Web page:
If a disc bulges or herniates, the experience for the patient can differ significantly. These conditions can present differently, have different progressions, and will be treated differently. A common question is, if they’re both disc problems, why would they be so different? In this article, we briefly discuss what makes these conditions so different!
The way your body interacts with the damaged disc is what dictates your experience. The discs in the spine are made of two layers, much like a jelly donut. The outer layer (annulus fibrosis) of the disc is made of similar material as your ligaments, and the inner layer (nucleus pulposus) of the disc is made of a soft jelly center.
In a disc bulge, the outer layer is damaged, but not enough for the jelly to come out. The outer layer is just like any other ligament in the body, it has a poor blood supply. This means inflammation at the site of the disc bulge is limited and anti-inflammatory drugs typically won’t do much for the pain. The body will respond to damage by swelling up and tightening muscles in the area. This prevents movement which will prevent further damage from occurring.
In a disc herniation, the outer layer is damaged enough for a hole to appear, allowing the jelly to exit the disc. That jelly has been inside your disc since your embryotic stages of existence. The body’s immune system developed after the discs formed and therefore your body thinks that jelly is a foreign entity. Much like an infection, an immune response takes place at the site of the herniation to remove the foreign entity. This helps eat away the herniated piece and speeds up the healing process.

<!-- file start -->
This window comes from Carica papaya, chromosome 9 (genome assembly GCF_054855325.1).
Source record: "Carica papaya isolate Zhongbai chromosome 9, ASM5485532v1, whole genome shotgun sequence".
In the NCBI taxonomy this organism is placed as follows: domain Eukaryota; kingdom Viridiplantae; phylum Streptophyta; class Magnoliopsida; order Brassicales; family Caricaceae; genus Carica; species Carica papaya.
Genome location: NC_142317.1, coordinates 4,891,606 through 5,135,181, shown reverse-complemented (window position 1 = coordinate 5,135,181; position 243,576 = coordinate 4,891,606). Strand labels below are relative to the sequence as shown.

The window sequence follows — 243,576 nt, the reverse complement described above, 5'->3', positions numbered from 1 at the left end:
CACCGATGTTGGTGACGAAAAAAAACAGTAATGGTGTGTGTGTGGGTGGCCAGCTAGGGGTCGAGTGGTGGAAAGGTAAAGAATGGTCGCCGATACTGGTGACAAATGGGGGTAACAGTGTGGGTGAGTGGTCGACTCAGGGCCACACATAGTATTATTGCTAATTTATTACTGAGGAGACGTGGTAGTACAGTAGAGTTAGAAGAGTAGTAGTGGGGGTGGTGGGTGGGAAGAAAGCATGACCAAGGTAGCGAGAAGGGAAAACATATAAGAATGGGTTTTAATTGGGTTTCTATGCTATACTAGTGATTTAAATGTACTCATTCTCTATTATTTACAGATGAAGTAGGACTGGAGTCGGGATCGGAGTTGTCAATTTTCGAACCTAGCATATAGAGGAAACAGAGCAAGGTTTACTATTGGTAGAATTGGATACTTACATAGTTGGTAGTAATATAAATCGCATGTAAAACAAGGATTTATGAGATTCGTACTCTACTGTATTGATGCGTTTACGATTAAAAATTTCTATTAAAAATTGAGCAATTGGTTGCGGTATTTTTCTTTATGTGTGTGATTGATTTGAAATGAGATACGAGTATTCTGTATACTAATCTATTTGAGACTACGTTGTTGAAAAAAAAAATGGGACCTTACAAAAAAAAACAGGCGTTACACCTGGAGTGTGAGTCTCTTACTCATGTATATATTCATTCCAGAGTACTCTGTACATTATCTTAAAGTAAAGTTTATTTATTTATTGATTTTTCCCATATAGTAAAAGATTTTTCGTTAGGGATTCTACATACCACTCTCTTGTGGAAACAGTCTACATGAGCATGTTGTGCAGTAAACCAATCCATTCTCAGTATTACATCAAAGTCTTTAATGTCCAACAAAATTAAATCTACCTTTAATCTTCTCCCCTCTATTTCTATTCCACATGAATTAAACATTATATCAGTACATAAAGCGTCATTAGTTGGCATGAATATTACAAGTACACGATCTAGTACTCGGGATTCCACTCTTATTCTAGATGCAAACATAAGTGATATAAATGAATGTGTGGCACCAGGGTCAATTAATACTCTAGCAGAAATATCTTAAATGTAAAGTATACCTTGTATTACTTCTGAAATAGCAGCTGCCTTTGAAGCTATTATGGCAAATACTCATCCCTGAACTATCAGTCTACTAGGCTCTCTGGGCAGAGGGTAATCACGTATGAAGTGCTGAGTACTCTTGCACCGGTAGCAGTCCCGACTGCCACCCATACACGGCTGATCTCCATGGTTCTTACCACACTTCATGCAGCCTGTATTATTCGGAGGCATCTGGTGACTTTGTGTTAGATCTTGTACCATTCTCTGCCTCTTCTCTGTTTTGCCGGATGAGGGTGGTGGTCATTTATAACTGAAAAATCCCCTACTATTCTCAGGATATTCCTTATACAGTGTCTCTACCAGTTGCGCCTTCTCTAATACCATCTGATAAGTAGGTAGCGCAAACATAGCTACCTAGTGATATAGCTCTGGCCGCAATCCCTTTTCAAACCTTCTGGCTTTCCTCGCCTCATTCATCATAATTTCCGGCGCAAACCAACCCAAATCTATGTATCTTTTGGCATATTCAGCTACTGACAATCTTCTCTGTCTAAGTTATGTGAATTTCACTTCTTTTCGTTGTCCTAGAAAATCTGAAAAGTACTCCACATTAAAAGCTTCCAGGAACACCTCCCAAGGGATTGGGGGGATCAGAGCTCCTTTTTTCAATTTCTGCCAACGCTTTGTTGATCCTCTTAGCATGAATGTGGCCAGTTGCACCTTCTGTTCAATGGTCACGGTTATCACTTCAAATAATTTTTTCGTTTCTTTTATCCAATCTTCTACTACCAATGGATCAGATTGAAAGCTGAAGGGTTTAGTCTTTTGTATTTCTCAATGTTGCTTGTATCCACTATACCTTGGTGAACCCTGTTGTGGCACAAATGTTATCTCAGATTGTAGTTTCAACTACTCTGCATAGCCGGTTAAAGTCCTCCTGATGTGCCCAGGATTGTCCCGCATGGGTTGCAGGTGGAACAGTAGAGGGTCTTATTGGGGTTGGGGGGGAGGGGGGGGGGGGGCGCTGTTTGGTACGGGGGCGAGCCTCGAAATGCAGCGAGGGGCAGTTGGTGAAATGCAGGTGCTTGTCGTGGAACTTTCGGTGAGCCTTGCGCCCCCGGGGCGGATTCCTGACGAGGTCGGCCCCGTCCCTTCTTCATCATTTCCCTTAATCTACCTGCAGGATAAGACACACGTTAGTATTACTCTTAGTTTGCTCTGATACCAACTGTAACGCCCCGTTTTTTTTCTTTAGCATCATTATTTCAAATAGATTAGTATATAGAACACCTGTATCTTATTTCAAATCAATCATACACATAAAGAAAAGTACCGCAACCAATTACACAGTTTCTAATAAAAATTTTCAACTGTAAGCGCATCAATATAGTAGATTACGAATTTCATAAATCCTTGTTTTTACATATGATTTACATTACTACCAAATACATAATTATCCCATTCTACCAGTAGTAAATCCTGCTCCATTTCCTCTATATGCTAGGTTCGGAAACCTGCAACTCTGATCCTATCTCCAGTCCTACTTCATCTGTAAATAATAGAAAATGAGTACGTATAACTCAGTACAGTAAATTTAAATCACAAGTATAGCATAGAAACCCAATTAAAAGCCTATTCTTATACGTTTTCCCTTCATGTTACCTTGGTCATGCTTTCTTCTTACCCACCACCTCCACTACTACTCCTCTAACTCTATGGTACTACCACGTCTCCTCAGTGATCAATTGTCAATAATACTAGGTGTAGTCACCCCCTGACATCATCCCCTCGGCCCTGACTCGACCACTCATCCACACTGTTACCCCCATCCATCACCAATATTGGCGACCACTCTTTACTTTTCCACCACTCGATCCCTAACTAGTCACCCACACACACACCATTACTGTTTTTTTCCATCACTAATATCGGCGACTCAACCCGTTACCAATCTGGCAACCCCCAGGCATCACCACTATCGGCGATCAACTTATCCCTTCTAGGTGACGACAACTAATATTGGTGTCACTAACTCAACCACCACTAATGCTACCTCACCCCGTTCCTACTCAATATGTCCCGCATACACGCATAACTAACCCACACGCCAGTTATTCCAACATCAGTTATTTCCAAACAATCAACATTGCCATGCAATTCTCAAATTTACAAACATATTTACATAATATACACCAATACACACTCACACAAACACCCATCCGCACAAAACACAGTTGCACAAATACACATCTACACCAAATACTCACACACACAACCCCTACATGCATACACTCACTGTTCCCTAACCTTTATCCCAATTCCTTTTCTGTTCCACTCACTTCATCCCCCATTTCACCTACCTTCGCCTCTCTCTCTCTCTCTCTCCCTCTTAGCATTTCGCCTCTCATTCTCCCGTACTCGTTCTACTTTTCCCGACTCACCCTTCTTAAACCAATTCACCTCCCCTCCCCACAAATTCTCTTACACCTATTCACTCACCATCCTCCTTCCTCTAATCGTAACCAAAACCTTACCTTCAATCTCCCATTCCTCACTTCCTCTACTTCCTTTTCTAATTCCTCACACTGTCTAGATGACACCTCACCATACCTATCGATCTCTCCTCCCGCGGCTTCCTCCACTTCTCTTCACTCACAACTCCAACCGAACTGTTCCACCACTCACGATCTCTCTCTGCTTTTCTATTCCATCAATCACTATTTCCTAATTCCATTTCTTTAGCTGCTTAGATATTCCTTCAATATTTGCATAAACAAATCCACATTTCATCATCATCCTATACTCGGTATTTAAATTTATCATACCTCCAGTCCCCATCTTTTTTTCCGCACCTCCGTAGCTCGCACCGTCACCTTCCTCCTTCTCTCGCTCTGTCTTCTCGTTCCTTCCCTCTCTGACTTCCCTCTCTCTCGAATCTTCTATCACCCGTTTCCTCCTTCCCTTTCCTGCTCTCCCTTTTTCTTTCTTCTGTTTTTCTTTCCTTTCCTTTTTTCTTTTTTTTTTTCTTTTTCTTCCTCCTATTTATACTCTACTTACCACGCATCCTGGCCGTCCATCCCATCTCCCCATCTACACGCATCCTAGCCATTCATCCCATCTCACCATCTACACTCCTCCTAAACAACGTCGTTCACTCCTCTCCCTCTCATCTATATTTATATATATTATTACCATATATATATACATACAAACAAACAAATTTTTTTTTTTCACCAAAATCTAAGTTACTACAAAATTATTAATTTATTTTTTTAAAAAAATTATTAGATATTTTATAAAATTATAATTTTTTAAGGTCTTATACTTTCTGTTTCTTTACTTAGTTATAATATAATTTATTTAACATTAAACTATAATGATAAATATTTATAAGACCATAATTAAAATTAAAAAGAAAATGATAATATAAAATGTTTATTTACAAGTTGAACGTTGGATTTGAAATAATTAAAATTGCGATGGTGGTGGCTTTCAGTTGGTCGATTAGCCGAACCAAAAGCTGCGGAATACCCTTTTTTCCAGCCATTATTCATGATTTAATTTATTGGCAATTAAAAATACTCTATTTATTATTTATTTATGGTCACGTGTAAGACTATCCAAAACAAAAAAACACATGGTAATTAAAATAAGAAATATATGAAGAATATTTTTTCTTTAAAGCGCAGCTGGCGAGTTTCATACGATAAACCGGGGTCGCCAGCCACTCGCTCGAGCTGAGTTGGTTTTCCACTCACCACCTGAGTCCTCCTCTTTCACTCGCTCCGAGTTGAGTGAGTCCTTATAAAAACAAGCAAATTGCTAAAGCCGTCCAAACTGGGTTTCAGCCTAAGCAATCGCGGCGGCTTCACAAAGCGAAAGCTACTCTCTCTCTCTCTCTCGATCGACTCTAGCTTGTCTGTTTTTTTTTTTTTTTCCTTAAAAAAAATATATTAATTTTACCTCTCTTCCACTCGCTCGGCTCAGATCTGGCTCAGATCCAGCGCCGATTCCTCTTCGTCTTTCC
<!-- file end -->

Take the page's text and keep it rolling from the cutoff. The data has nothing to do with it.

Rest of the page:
Medical treatment for these conditions can vary. While a herniation may respond to anti-inflammatory drugs, a bulge may not. Muscle relaxers may help ease the tension, but don’t touch the pain. Chiropractic treatment for both conditions has proven to help relax the affected muscles and restore movement to the joints in the spine. The improved range of motion from the relaxed muscles and unrestricted joints will help increase blood flow to the damaged disc and speed up healing. Mechanical traction may also be used to treat these disc injuries. This method creates a negative pressure inside the disc, attempting to pull the bulge or herniation back in.
Due to the immune response from the body, a herniated disc may start to feel better in a couple weeks with early treatment. A bulging disc, depending of the severity and time before seeking treatment, can become a more chronic problem. This can result in significantly longer recovery times. If you think you may have a disc injury, call to schedule an appointment at your local Rochester chiropractor! Here at Rush-Henrietta Family Chiropractic, we have all the tools to treat both disc bulges and herniations.
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